Orlikow prevails in Winnipeg municipal byelection
Former school trustee John Orlikow was voted in to Winnipeg city council in Tuesday's byelection in the ward of River Heights-Fort Garry.
With all 49 polls reporting Tuesday evening, an unofficial tally gave Orlikow 4,392 votes, compared with former broadcaster Geoff Currier's 3,299. The byelection was held to fill the seat left vacant by the death of deputy mayor Brenda Leipsic in December.
Orlikow, 39, ran in the ward before but came up short against Donald Benham in a 2004 byelection.
The former chairman of the Winnipeg School Division's board of directors believes he has the political experience residents need.
"People are willing to be engaged in the political process and have incredible insight. They just need to feel a little more connected and that will be my job — to make sure they do connect to that decision making," Orlikow said Monday in a final pitch for the job.
Opponent Currier, 54, is on leave from his job as a CJOB radio talk-show host. Currier has no formal political experience but lots of ideas. He said it's time to do away with the city's property tax freeze, which has been in place for 12 years.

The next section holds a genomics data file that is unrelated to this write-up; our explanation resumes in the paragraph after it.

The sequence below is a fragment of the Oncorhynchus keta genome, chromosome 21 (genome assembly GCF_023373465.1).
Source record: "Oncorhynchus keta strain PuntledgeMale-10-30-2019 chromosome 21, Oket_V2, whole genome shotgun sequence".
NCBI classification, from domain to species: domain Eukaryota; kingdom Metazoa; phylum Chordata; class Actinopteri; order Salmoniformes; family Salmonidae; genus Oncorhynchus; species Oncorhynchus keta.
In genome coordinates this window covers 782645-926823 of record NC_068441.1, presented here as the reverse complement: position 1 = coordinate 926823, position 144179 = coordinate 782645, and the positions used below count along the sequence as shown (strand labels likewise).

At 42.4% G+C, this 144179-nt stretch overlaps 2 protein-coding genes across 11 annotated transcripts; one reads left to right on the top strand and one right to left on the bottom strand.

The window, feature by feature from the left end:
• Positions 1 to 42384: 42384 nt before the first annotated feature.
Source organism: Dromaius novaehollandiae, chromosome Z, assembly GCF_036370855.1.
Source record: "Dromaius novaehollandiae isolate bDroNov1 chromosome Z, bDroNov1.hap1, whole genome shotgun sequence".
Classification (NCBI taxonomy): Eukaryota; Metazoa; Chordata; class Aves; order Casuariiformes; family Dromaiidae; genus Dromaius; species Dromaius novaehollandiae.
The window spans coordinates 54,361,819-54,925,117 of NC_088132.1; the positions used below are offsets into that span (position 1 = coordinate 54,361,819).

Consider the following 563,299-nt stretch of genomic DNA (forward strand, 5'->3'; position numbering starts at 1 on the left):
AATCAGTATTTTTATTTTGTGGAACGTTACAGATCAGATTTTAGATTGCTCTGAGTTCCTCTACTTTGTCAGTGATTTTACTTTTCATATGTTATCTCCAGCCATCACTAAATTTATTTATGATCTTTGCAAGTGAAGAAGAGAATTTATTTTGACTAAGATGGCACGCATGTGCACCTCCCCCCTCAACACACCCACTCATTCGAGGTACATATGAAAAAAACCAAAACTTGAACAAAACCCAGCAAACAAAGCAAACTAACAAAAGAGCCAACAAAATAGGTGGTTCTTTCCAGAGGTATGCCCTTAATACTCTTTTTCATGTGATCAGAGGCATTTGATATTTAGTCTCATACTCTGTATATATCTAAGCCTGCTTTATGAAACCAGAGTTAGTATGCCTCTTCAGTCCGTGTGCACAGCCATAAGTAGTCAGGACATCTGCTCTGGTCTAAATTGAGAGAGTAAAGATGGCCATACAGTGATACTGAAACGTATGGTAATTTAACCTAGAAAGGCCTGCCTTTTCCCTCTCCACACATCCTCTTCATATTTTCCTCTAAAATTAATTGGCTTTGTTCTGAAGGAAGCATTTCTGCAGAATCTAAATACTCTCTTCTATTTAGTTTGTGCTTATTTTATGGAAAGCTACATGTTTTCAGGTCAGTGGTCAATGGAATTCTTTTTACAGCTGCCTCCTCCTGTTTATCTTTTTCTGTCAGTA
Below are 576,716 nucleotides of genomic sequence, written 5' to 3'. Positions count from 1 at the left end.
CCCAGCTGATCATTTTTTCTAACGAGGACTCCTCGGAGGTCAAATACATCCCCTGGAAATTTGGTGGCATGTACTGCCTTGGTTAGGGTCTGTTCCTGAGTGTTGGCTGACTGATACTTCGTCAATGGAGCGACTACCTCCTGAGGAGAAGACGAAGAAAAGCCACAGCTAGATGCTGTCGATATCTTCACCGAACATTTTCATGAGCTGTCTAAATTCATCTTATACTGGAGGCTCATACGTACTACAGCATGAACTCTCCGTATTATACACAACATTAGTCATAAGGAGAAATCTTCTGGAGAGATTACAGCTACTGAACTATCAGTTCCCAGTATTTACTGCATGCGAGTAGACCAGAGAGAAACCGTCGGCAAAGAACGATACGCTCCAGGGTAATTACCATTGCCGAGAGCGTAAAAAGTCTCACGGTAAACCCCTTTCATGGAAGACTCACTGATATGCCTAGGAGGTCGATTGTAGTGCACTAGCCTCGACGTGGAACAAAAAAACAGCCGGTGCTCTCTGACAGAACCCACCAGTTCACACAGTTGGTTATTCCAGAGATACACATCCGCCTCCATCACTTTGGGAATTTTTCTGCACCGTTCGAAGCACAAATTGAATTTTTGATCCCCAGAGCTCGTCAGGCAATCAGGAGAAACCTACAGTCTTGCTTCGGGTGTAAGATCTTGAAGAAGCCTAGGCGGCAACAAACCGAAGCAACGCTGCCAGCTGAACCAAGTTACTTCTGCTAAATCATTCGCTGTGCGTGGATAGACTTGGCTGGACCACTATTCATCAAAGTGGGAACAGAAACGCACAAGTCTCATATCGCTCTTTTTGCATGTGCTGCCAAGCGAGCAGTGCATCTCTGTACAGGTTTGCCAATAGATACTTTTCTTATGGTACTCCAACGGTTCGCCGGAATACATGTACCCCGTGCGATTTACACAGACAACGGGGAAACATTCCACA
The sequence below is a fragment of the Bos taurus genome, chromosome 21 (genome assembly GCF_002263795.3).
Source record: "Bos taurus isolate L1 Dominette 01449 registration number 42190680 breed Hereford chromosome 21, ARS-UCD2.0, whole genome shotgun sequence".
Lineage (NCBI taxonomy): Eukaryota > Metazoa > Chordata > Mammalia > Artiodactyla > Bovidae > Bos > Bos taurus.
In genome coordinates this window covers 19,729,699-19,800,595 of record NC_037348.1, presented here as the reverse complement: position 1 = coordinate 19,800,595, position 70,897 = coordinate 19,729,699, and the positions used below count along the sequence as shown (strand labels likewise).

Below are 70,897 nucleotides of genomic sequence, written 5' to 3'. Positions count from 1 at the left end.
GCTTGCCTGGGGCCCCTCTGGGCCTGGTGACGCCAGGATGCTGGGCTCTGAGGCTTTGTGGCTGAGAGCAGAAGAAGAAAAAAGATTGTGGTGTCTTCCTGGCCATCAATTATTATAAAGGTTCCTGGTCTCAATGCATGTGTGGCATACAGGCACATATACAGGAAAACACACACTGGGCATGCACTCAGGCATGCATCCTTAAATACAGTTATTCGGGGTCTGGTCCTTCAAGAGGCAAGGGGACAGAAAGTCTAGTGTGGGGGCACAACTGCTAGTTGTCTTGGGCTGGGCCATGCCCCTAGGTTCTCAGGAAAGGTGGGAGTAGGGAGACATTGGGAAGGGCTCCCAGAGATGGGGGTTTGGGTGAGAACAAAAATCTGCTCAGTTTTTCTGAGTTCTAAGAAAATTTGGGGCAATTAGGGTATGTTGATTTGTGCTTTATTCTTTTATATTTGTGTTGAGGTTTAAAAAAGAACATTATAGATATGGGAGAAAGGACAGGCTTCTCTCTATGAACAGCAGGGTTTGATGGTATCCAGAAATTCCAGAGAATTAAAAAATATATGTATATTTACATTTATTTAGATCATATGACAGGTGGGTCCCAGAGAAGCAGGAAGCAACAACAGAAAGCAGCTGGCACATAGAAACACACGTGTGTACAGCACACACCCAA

That would generate much-needed revenue for desperate infrastructure needs, he has said.
The battle for the seat has focused on many issues, but none greater than the Ikea furniture store slated for construction off Kenaston Boulevard.
Orlikow supports the project but has echoed the concerns of a residents group, which believes the city is moving too fast on it.
Currier fully supports the project, calling it a great opportunity for the city. He said Winnipeg would suffer serious damage and reduce its chances of attracting other large companies if it blows the $400 million deal.
The development would cover close to 200 acres at Sterling Lyon Parkway and Kenaston Boulevard. IKEA would be the anchor tenant and, over several years, a hotel, condos and more large retail stores would be added.
The mayor's cabinet holds a public hearing on the project Wednesday.
"If Manitoba and Winnipeg chase a $400-million project out of town, not only will we never get a development from these people again, nobody will come to Winnipeg," Currier has said.
On Monday, he took a final parting shot at Orlikow, saying "my opponent didn't like the location, now he likes it. He wanted to delay the project, now he doesn't want to delay the project. He didn't want to raise taxes, now he wants to raise taxes."